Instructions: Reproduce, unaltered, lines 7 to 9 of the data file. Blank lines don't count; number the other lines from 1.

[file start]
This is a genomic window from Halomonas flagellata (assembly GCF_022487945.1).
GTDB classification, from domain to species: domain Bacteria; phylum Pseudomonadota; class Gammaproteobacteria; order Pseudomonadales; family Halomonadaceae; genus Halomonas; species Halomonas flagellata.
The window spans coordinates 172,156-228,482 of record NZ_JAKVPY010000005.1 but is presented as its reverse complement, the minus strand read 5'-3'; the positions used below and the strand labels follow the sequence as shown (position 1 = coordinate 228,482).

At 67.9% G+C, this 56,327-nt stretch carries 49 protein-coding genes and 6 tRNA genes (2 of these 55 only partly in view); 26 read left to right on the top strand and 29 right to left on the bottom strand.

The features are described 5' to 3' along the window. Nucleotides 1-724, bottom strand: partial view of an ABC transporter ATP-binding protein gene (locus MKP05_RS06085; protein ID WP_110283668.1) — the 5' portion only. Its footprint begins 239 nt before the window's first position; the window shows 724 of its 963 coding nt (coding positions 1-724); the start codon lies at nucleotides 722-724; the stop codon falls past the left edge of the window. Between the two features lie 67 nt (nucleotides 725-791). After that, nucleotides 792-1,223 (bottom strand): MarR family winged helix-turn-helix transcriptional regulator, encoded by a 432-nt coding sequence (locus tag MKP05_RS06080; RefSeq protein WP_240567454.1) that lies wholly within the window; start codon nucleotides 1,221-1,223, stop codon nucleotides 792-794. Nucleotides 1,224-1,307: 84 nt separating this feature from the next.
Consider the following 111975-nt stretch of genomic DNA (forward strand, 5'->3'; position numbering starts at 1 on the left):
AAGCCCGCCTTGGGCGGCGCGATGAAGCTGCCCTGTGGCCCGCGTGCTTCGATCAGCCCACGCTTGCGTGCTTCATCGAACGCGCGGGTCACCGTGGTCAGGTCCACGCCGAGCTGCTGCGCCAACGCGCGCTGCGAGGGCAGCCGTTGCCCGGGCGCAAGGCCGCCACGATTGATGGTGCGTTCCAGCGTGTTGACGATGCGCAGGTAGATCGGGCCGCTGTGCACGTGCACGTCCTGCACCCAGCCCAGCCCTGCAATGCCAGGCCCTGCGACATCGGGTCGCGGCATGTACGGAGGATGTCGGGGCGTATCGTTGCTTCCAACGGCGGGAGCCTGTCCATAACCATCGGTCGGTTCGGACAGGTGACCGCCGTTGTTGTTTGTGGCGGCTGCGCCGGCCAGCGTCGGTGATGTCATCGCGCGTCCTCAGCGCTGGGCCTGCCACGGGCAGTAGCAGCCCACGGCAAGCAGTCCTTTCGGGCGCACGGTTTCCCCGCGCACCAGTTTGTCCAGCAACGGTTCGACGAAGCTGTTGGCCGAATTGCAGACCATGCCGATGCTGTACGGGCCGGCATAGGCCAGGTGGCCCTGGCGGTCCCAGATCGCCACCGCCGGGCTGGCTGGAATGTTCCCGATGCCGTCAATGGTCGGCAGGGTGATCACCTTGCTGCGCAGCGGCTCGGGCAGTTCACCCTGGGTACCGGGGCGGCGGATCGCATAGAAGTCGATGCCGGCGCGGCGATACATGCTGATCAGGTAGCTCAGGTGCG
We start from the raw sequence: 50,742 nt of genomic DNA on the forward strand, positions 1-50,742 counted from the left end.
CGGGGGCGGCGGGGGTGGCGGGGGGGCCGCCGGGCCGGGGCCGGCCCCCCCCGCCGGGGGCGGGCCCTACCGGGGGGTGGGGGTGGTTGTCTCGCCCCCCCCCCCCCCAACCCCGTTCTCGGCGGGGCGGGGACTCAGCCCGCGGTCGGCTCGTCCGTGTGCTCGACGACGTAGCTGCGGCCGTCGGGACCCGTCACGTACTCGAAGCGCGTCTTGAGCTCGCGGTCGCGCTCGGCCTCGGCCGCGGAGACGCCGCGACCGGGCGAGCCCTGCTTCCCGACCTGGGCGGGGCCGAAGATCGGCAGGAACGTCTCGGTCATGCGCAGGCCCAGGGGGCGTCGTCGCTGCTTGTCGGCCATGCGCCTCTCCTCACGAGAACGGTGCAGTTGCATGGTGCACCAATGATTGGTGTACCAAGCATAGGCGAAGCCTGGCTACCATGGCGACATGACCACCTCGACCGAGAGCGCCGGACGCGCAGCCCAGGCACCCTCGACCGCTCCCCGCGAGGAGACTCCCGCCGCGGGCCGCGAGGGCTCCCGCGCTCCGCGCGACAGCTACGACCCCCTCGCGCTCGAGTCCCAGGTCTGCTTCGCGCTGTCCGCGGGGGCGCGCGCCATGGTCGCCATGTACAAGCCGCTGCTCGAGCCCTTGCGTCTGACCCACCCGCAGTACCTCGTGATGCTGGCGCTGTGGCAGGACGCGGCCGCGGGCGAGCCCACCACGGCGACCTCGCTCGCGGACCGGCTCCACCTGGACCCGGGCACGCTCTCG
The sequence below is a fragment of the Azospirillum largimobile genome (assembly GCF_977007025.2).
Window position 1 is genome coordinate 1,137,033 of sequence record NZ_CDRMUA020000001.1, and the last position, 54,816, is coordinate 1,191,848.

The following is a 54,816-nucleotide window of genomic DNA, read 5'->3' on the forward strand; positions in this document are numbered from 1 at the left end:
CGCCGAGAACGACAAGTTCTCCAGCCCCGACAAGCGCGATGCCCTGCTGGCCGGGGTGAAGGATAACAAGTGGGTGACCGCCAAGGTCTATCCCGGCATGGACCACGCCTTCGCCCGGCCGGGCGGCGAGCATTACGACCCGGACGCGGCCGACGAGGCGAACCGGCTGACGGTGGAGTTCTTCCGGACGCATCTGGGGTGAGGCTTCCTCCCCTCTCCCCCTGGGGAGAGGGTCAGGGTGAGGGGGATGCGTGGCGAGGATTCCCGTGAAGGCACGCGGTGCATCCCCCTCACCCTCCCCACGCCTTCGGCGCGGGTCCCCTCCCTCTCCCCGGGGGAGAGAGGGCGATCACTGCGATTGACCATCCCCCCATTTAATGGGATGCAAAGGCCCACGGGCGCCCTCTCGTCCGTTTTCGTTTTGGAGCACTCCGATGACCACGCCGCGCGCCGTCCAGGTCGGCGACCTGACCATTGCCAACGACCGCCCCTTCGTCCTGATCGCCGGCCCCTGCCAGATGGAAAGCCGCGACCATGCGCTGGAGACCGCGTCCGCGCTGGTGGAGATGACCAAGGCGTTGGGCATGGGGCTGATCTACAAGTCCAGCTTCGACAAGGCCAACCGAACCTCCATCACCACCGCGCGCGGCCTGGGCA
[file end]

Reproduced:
AAGCCCGCCTTGGGCGGCGCGATGAAGCTGCCCTGTGGCCCGCGTGCTTCGATCAGCCCACGCTTGCGTGCTTCATCGAACGCGCGGGTCACCGTGGTCAGGTCCACGCCGAGCTGCTGCGCCAACGCGCGCTGCGAGGGCAGCCGTTGCCCGGGCGCAAGGCCGCCACGATTGATGGTGCGTTCCAGCGTGTTGACGATGCGCAGGTAGATCGGGCCGCTGTGCACGTGCACGTCCTGCACCCAGCCCAGCCCTGCAATGCCAGGCCCTGCGACATCGGGTCGCGGCATGTACGGAGGATGTCGGGGCGTATCGTTGCTTCCAACGGCGGGAGCCTGTCCATAACCATCGGTCGGTTCGGACAGGTGACCGCCGTTGTTGTTTGTGGCGGCTGCGCCGGCCAGCGTCGGTGATGTCATCGCGCGTCCTCAGCGCTGGGCCTGCCACGGGCAGTAGCAGCCCACGGCAAGCAGTCCTTTCGGGCGCACGGTTTCCCCGCGCACCAGTTTGTCCAGCAACGGTTCGACGAAGCTGTTGGCCGAATTGCAGACCATGCCGATGCTGTACGGGCCGGCATAGGCCAGGTGGCCCTGGCGGTCCCAGATCGCCACCGCCGGGCTGGCTGGAATGTTCCCGATGCCGTCAATGGTCGGCAGGGTGATCACCTTGCTGCGCAGCGGCTCGGGCAGTTCACCCTGGGTACCGGGGCGGCGGATCGCATAGAAGTCGATGCCGGCGCGGCGATACATGCTGATCAGGTAGCTCAGGTGCG
We start from the raw sequence: 50,742 nt of genomic DNA on the forward strand, positions 1-50,742 counted from the left end.
CGGGGGCGGCGGGGGTGGCGGGGGGGCCGCCGGGCCGGGGCCGGCCCCCCCCGCCGGGGGCGGGCCCTACCGGGGGGTGGGGGTGGTTGTCTCGCCCCCCCCCCCCCCAACCCCGTTCTCGGCGGGGCGGGGACTCAGCCCGCGGTCGGCTCGTCCGTGTGCTCGACGACGTAGCTGCGGCCGTCGGGACCCGTCACGTACTCGAAGCGCGTCTTGAGCTCGCGGTCGCGCTCGGCCTCGGCCGCGGAGACGCCGCGACCGGGCGAGCCCTGCTTCCCGACCTGGGCGGGGCCGAAGATCGGCAGGAACGTCTCGGTCATGCGCAGGCCCAGGGGGCGTCGTCGCTGCTTGTCGGCCATGCGCCTCTCCTCACGAGAACGGTGCAGTTGCATGGTGCACCAATGATTGGTGTACCAAGCATAGGCGAAGCCTGGCTACCATGGCGACATGACCACCTCGACCGAGAGCGCCGGACGCGCAGCCCAGGCACCCTCGACCGCTCCCCGCGAGGAGACTCCCGCCGCGGGCCGCGAGGGCTCCCGCGCTCCGCGCGACAGCTACGACCCCCTCGCGCTCGAGTCCCAGGTCTGCTTCGCGCTGTCCGCGGGGGCGCGCGCCATGGTCGCCATGTACAAGCCGCTGCTCGAGCCCTTGCGTCTGACCCACCCGCAGTACCTCGTGATGCTGGCGCTGTGGCAGGACGCGGCCGCGGGCGAGCCCACCACGGCGACCTCGCTCGCGGACCGGCTCCACCTGGACCCGGGCACGCTCTCG